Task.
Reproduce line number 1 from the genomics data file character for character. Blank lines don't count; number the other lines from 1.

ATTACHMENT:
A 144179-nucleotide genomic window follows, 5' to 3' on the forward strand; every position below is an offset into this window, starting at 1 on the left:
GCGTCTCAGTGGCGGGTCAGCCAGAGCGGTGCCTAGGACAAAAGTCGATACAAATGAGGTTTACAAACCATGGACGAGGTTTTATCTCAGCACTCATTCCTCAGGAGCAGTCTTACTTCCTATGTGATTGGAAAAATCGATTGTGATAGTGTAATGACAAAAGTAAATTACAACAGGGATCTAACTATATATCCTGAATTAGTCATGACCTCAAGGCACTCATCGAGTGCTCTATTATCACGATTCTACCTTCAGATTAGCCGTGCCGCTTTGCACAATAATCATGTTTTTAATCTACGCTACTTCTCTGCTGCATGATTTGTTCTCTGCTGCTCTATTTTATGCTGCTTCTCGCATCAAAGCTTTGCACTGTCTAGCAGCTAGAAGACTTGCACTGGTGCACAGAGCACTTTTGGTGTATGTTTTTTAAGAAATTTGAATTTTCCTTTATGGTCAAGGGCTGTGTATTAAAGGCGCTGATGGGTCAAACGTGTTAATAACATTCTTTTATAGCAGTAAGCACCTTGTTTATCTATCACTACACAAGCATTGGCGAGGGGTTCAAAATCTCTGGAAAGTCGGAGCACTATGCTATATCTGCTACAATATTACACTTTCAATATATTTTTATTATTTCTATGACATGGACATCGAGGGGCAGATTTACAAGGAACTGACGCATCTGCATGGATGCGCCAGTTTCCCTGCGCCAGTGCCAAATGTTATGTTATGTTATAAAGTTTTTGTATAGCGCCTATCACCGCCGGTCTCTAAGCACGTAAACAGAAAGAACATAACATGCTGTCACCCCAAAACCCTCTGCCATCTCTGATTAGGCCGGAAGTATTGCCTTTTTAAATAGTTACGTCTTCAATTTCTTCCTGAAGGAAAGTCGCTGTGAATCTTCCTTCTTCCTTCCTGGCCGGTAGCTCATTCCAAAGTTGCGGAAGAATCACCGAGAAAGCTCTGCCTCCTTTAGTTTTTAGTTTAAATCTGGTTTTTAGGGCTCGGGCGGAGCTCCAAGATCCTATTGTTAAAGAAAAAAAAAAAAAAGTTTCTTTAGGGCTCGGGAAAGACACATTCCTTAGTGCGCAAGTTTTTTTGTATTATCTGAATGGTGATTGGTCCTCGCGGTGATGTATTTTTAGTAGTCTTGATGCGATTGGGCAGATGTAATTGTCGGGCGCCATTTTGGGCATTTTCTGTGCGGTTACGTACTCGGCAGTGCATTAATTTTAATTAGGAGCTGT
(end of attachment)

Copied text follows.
A 144179-nucleotide genomic window follows, 5' to 3' on the forward strand; every position below is an offset into this window, starting at 1 on the left: